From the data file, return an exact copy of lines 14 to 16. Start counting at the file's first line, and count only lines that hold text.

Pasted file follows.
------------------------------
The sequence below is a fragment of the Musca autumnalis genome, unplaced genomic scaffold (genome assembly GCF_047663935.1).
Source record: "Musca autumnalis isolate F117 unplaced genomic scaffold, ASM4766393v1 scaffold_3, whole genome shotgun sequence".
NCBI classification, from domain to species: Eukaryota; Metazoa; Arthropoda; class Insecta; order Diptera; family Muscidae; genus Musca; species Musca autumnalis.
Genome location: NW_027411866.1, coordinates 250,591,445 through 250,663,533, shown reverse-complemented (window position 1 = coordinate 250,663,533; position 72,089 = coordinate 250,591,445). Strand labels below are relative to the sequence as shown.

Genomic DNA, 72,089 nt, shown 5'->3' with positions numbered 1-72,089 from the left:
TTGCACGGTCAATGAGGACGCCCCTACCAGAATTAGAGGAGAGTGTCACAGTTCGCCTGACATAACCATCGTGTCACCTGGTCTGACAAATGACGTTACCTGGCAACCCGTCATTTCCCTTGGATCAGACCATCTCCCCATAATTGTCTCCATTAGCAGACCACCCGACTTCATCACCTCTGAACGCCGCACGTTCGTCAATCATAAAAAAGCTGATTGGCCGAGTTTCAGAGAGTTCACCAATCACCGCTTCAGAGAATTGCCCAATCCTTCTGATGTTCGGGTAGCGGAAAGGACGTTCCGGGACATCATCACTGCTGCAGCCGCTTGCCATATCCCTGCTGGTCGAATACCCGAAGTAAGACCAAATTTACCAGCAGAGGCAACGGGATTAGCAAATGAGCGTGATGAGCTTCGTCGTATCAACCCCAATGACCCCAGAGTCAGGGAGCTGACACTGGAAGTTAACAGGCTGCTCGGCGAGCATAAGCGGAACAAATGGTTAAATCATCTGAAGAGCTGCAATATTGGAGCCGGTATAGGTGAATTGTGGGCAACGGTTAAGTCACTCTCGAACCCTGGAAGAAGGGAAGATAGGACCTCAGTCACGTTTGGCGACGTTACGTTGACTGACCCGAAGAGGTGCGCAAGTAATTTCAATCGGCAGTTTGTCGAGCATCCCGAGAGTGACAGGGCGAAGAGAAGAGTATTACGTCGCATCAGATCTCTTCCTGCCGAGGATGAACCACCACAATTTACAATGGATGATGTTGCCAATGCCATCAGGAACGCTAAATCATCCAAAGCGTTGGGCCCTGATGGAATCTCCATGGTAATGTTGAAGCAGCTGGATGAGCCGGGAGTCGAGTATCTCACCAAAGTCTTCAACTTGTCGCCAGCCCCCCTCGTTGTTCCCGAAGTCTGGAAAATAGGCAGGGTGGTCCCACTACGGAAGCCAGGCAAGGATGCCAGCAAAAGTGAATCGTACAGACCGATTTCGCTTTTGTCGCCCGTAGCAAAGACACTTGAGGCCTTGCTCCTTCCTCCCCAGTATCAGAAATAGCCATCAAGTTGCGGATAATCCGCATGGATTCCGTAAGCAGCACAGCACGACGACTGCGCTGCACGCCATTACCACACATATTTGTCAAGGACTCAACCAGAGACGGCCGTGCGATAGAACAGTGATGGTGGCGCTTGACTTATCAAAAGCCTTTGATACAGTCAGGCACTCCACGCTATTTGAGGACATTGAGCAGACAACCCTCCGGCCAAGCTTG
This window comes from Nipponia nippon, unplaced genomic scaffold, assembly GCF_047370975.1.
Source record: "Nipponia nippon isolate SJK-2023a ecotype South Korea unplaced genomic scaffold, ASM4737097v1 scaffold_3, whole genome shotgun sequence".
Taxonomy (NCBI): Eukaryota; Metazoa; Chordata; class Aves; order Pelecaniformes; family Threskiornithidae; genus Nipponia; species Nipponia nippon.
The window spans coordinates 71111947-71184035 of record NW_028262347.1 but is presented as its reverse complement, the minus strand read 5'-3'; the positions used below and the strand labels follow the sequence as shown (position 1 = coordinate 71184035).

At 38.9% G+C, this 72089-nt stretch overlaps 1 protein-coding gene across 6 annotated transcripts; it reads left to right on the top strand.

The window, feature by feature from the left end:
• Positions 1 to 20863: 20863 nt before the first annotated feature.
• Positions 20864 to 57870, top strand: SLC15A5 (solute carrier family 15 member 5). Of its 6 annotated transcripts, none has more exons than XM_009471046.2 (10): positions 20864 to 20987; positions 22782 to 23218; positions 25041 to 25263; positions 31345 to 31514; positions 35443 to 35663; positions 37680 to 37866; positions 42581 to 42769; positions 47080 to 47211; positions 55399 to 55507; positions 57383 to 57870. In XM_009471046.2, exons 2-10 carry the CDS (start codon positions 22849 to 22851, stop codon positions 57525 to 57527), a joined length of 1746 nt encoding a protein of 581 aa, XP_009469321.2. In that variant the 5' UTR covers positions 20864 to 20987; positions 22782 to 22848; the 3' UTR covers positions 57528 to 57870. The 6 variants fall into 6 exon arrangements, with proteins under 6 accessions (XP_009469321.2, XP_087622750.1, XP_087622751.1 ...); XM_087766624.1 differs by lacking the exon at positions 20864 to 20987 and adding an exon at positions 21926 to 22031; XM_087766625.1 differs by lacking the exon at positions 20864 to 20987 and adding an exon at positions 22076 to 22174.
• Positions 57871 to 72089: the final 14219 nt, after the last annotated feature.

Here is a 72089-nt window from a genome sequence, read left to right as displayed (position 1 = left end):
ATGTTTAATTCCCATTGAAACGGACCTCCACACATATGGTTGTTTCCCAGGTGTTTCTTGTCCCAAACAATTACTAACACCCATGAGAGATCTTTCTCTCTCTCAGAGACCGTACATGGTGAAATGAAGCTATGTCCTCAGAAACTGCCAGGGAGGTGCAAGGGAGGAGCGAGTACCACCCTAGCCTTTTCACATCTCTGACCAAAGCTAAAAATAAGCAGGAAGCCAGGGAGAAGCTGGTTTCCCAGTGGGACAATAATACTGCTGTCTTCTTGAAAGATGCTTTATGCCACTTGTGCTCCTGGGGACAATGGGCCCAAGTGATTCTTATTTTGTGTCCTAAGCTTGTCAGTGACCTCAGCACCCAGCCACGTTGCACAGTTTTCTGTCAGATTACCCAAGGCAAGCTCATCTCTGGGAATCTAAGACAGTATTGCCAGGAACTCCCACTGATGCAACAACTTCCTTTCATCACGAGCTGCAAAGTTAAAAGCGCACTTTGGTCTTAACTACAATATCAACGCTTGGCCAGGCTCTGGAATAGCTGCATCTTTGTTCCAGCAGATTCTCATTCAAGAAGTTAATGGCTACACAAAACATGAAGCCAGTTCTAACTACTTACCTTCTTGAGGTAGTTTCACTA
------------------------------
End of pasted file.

• Positions 20864 to 57870, top strand: SLC15A5 (solute carrier family 15 member 5). Of its 6 annotated transcripts, none has more exons than XM_009471046.2 (10): positions 20864 to 20987; positions 22782 to 23218; positions 25041 to 25263; positions 31345 to 31514; positions 35443 to 35663; positions 37680 to 37866; positions 42581 to 42769; positions 47080 to 47211; positions 55399 to 55507; positions 57383 to 57870. In XM_009471046.2, exons 2-10 carry the CDS (start codon positions 22849 to 22851, stop codon positions 57525 to 57527), a joined length of 1746 nt encoding a protein of 581 aa, XP_009469321.2. In that variant the 5' UTR covers positions 20864 to 20987; positions 22782 to 22848; the 3' UTR covers positions 57528 to 57870. The 6 variants fall into 6 exon arrangements, with proteins under 6 accessions (XP_009469321.2, XP_087622750.1, XP_087622751.1 ...); XM_087766624.1 differs by lacking the exon at positions 20864 to 20987 and adding an exon at positions 21926 to 22031; XM_087766625.1 differs by lacking the exon at positions 20864 to 20987 and adding an exon at positions 22076 to 22174.
• Positions 57871 to 72089: the final 14219 nt, after the last annotated feature.

Here is a 72089-nt window from a genome sequence, read left to right as displayed (position 1 = left end):